Ray Carter | January 28, 2021
Four-day school week survives new law
Members of the State Board of Education voted Thursday to give a one-year exemption to all Oklahoma public schools from a state law that requires districts to provide at least 165 days of instruction starting next year.
The change was tied, in part, to the repercussions of prior government response to COVID-19.
Under legislation approved in 2019, school districts would have been required to meet for a minimum of 165 days each year and provide at least 1,080 hours of instruction, starting next fall.
That 2019 law was a priority of Senate Republican lawmakers, who argued the proliferation of Oklahoma school districts that provided only four-day school weeks was harming national perception of the state, including in business-recruitment efforts.
When the bill first advanced from committee in February 2019, the official Facebook page of the Oklahoma Senate Republican caucus declared, “This bill is a big part of the Senate GOP Agenda and will put the focus of education back on the success of our students by restoring 5-day school weeks for all Oklahoma schools.”
Under the provisions of that law, schools would have been exempted from the minimum-day requirement only if a district could document that a shorter school-day-calendar year had not negatively impacted student achievement as determined by state measurement of learning.
However, the suspension of state testing in schools during last spring’s COVID-19 shutdown meant that data on student learning was not available this year.
The provisions of the law were set to take effect in the 2021-2022 school year. The board vote means that mandate will now be delayed until the 2022-2023 school year.
Although they voted to provide the mass exemption for a year, members of the State Board of Education stressed their action was taken primarily because it had become impossible to implement the law as written.
Board members also stressed that four-day school weeks are not sufficient in most cases and that Oklahoma lags far behind most other states when it comes to the length of its school year.
“One hundred sixty-five is, frankly, a fairly low standard,” said board member Jennifer Monies. “When you look across the country, many other states go 180 days as their minimum.”
She added that requiring 165 days of school “is not a hard ask.”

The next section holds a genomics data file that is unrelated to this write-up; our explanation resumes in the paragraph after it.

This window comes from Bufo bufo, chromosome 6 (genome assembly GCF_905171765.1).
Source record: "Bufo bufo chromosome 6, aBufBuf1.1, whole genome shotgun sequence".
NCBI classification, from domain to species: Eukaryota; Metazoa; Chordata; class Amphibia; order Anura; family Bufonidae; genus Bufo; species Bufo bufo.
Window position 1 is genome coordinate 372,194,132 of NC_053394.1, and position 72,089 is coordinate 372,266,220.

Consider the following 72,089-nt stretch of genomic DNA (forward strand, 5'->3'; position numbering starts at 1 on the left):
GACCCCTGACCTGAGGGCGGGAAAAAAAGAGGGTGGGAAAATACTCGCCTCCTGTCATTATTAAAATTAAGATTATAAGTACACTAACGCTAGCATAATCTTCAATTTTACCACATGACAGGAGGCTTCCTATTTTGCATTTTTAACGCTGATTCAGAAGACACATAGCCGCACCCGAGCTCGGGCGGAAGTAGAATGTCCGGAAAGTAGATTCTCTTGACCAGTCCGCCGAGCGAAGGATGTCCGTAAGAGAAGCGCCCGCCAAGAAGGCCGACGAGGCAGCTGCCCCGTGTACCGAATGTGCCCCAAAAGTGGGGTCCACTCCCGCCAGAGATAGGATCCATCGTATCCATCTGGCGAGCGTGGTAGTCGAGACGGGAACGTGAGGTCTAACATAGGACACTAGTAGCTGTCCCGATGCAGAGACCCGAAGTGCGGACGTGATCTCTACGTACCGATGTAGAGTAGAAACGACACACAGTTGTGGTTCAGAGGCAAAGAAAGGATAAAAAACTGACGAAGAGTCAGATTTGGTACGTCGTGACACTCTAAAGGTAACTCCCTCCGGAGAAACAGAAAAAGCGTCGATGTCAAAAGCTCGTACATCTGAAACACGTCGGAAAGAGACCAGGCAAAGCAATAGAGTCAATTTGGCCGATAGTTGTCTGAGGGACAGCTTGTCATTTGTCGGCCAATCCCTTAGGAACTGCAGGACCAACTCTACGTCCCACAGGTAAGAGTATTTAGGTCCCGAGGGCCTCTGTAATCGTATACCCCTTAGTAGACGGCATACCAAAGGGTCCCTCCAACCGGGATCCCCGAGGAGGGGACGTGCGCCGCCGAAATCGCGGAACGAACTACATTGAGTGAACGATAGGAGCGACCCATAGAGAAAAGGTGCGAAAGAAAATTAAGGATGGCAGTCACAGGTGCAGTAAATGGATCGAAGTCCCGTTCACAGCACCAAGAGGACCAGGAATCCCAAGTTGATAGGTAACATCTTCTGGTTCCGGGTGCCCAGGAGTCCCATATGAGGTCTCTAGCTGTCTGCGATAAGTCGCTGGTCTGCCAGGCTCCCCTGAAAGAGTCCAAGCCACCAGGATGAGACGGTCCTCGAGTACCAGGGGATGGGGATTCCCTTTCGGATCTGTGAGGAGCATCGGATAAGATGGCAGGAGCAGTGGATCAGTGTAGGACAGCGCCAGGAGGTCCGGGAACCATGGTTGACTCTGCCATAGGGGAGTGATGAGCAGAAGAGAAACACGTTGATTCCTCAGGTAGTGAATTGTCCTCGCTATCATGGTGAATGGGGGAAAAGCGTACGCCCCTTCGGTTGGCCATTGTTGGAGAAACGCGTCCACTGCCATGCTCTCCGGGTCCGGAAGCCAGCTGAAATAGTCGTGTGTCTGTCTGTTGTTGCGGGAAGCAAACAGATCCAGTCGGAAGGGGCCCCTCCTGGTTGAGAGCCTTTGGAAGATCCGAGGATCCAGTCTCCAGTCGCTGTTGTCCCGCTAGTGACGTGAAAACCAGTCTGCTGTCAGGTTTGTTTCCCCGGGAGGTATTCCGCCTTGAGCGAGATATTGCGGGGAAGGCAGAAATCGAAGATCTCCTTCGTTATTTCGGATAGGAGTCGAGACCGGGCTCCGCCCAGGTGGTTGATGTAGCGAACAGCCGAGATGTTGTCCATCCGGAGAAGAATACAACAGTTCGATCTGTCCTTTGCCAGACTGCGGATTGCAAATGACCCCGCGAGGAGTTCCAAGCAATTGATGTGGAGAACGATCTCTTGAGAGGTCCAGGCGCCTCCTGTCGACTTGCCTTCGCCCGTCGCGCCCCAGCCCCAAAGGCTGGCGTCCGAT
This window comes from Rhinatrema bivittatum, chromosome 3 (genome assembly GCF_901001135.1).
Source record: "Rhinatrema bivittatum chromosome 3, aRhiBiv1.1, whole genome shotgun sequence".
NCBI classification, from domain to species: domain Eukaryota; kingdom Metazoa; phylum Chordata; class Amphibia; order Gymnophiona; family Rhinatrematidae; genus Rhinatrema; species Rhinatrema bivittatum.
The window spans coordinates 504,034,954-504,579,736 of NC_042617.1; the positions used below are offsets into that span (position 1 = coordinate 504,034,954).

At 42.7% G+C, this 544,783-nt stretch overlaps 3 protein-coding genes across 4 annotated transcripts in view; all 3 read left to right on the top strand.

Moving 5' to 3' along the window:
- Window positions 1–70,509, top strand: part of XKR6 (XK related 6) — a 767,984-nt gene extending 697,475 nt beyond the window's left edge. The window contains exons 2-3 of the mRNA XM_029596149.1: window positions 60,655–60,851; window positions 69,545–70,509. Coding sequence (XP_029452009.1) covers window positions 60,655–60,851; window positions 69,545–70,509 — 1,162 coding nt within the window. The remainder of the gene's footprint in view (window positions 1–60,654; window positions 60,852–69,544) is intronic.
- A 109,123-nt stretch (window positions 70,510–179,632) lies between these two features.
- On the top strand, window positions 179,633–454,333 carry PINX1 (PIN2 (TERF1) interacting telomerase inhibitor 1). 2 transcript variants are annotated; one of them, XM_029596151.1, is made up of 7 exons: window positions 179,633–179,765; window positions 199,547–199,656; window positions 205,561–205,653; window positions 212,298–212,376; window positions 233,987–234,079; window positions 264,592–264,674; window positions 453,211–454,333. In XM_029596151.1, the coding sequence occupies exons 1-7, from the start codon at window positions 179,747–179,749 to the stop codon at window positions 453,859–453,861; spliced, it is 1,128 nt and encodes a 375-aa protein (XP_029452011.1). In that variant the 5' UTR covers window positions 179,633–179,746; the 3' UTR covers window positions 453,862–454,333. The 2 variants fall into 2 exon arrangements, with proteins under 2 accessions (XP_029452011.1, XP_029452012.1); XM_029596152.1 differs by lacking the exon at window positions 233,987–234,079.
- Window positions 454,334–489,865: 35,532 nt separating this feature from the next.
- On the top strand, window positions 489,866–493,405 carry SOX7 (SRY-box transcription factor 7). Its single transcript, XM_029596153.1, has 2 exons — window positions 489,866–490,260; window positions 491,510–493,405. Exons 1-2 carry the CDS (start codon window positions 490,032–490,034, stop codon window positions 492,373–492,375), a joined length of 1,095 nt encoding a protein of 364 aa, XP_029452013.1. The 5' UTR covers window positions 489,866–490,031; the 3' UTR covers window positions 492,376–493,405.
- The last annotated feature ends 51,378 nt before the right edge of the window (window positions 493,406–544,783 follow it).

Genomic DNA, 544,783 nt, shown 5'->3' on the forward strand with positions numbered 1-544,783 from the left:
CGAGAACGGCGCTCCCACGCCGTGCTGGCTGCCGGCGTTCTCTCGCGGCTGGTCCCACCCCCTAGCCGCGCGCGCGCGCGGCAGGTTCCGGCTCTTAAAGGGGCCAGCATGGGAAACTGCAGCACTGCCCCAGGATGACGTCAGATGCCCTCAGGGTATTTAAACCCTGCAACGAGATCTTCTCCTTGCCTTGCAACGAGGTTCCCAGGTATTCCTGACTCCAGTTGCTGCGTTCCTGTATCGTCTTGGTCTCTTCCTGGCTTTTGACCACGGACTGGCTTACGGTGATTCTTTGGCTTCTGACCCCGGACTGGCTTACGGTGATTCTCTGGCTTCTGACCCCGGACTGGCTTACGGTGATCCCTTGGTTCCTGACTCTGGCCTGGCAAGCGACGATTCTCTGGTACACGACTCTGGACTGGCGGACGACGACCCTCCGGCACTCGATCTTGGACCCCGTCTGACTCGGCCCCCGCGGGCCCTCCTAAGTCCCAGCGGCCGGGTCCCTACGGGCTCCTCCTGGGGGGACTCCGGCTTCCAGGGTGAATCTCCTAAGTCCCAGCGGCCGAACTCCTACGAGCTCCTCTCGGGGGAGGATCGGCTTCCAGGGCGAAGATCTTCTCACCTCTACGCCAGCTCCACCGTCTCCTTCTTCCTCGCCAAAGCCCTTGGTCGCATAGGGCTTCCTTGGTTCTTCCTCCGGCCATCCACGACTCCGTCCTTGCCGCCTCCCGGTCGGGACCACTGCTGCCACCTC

“By anyone’s account, I think, assessing this, we need more time, more days, than fewer,” said State Superintendent of Public Instruction Joy Hofmeister.
The vote may have little immediate impact for many families since a significant number of major schools have yet to offer in-person instruction for five days a week in the current school year due to COVID-19. Some districts have had almost no in-person instruction for a year now and have operated almost entirely online, while others are providing in-person instruction as little as two days a week.
Because of that lack of consistent, quality instruction, experts believe many students have fallen below grade level in learning since last spring. That fact was stressed by Monies, who noted “a lot of our students” will “very likely start” the 2021-2022 school year “significantly behind.”
Monies said helping those students catch up will require districts to “really look at their calendar and say, ‘How can we find a way to make sure that students are in school in meaningful instruction for at least 165 days.’”
Hofmeister also said schools that provide shorter school weeks composed of longer days will be less likely to benefit students who have fallen behind.
“There comes a limit,” Hofmeister said, “and younger children can’t sit in a school all day long and expect to have big gains when there are big windows of time where they are out of school.”
While the waiver allows schools to meet less than five days per week, districts must still provide at least 1,080 hours of instruction, officials noted.
“Many of our neighboring states, many other states, have a minimum requirement of 180 days per school year,” said board member Brian Bobek. “So again, this somewhat low bar shouldn’t really even be a conversation in my opinion. But I would also challenge the superintendents, the school-district board members, to find a way to get to 165 or more and make a difference for the kids.”
Director, Center for Independent Journalism
Ray Carter is the director of OCPA’s Center for Independent Journalism. He has two decades of experience in journalism and communications. He previously served as senior Capitol reporter for The Journal Record, media director for the Oklahoma House of Representatives, and chief editorial writer at The Oklahoman. As a reporter for The Journal Record, Carter received 12 Carl Rogan Awards in four years—including awards for investigative reporting, general news reporting, feature writing, spot news reporting, business reporting, and sports reporting. While at The Oklahoman, he was the recipient of several awards, including first place in the editorial writing category of the Associated Press/Oklahoma News Executives Carl Rogan Memorial News Excellence Competition for an editorial on the history of racism in the Oklahoma legislature.